The Kitchen Table Garden

I’m not going to say that it’s Haley Stewart’s fault because it’s not. I know that Haley and her family grow veggies, and I think that they grow a few kinds of fruit as well. But that’s not my big takeaway from the Stewarts’ urban homesteading because mostly I know that they have chickens. I know this because chickens are cute. I can’t currently have chickens because I’m about to move into an apartment and that’s not a good place for chickens. However, chickens are awesome, and someday, I want to own some. All that Haley contributed to this was giving me a positive association for the phrase “urban homesteading.”

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This all started with a mint plant at the grocery store. They had a mint plant that cost $4. I like mint. I like mojitos. Buying fresh mint usually runs me about $4 a pop, so I grabbed the plant. I took it home and started working with it. My dining room window is enormous and faces east, so I put the plant on the dining room table. It liked that. I liked the mint. IMG_2341

The next week, I went back to the store and they had various potted herbs on sale for $2. I wanted to buy rosemary, parsley, and basil, but I could only find healthy rosemary. I bought two plants. I took them and put them in the dining room window sill. One of them likes that window sill; the other prefers sitting in the backyard. Weirdo.

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I went to Trader Joe’s seeking basil and parsley plants. They didn’t have any that day, but they had little herb gardens with oregano, thyme, and rosemary. I bought one, and I put it in the dining room window sill. It likes its life there.

I still wanted basil and parsley plants, so I went to a local farm market that I knew carried plants. The goal was one basil plant and one parsley plant. My roommate told me when I came home that the funniest part of this story that I actually believed at any point in my life that I could only buy two plants.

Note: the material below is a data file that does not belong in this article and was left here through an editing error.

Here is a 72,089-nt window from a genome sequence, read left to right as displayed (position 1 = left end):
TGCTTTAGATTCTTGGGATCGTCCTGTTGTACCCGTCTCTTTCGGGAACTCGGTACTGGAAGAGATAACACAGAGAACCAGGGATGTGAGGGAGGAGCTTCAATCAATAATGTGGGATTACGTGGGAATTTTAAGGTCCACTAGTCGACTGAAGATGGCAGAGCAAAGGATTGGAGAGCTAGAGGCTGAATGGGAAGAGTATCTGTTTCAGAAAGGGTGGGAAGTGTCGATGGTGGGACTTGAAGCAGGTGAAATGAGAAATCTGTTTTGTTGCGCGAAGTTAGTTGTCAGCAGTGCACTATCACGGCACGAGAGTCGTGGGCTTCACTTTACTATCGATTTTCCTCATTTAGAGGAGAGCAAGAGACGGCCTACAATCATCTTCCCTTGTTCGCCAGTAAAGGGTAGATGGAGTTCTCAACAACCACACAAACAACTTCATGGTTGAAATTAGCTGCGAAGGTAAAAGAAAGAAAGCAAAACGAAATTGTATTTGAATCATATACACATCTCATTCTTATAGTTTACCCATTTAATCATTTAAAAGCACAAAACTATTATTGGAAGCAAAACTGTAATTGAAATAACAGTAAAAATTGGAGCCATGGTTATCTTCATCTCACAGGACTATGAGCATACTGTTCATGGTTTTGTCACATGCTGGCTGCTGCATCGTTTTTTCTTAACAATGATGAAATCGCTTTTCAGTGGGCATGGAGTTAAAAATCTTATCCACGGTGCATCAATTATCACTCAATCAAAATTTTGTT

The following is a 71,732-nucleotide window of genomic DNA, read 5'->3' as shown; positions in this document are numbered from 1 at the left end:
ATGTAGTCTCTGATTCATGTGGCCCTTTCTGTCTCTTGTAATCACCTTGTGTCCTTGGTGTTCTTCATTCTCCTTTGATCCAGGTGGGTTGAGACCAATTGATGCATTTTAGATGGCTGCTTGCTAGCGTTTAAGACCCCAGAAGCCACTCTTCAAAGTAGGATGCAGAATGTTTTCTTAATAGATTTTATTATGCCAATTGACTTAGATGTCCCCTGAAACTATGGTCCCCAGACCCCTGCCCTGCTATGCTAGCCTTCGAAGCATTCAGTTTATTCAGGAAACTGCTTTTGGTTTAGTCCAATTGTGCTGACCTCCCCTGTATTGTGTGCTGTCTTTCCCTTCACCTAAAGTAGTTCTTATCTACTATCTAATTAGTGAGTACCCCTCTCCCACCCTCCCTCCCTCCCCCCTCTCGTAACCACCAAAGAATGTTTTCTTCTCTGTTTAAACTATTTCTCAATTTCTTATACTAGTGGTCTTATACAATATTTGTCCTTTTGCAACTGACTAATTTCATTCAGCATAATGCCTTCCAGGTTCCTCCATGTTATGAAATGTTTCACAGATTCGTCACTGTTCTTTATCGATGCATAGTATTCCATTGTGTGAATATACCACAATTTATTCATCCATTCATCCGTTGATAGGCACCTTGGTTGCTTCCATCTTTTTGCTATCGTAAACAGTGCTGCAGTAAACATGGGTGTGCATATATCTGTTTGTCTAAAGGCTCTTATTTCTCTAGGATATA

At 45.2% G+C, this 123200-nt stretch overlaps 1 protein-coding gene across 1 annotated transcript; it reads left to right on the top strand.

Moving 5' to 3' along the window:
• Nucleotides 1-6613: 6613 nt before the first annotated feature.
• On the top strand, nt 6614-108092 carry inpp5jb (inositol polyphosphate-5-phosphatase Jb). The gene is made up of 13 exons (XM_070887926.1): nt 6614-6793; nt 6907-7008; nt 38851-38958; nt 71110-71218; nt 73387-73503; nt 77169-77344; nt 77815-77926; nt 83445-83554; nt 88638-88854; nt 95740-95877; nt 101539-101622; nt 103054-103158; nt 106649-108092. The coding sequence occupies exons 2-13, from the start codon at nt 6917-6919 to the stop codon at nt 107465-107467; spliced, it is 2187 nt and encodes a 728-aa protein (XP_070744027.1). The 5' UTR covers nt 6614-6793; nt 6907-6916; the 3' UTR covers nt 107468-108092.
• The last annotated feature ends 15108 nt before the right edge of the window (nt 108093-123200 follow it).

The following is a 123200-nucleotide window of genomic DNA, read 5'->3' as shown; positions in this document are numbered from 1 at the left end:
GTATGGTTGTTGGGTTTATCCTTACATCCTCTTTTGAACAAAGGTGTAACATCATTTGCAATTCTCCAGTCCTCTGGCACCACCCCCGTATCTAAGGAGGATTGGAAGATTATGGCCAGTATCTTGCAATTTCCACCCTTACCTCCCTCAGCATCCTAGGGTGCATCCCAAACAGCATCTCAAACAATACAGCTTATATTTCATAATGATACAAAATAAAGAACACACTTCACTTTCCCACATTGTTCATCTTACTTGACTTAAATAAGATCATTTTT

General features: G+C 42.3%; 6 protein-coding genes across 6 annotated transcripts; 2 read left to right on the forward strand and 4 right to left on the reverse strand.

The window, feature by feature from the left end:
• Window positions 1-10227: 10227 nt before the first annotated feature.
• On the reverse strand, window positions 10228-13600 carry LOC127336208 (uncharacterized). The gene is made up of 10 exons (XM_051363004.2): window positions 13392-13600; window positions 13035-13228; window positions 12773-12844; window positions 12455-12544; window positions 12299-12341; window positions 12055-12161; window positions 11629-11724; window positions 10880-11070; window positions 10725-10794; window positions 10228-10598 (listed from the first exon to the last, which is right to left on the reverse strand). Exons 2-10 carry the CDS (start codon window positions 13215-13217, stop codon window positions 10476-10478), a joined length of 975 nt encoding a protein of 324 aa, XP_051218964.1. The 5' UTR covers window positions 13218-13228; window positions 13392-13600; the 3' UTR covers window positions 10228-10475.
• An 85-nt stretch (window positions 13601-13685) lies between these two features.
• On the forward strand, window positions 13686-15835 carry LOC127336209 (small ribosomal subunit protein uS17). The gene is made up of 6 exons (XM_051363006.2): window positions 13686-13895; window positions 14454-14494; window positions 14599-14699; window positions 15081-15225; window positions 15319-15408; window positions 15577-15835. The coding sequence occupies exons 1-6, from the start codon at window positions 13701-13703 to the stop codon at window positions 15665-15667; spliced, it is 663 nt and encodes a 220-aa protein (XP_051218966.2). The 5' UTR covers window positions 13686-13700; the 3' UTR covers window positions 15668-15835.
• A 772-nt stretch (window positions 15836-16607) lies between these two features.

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I now own two pots that each contain four basil plants, two parsley plants, a chard plant, a kale plant, and a tomato plant. The parsley went in the kitchen window, which they love. Everything else went on the kitchen table. I’m not sure that the kale and the chard love it there. It might be too sunny for them there, so they might move to the front porch soon. We’ll see. But the basil loves it there. Loves it. The tomato plant is also happy there, and it might get a friend soon. We’ll see.

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Now, my roommate and I are trying to grow garlic, onions, and celery from scraps. The garlic is thriving, the celery is growing slowly, and the onions…well, we may have to try that experiment again. IMG_2348

Why am I growing all of these plants? There are a few reasons. One of them is that I grew up in a family of gardeners. My mom, her siblings, my grandparents…they garden. I’ve grown up around their produce, and it just feels normal and natural to me. It’s also less expensive than going out and buying new tomatoes or new basil or new whatever every week. It’s also about being a responsible steward of the earth and about knowing where my food comes from. (The grocery store is not always a good enough answer for me.) IMG_2350 IMG_2352 IMG_2354 IMG_2355 IMG_2356 IMG_2357 IMG_2358

I’m also doing this to build a habit in myself. This is something that I want to continue beyond this summer. I’d like to continue to add plants (lettuce and cilantro are coming to mind) to this as time goes on. I’d like to add more vegetables-peas, carrots, beans, cucumbers. If I ever own a house, I might want to throw in some berries or maybe a fruit tree. I want to create a habit or tradition for myself. I want to create something that I can continue if I ever have children.

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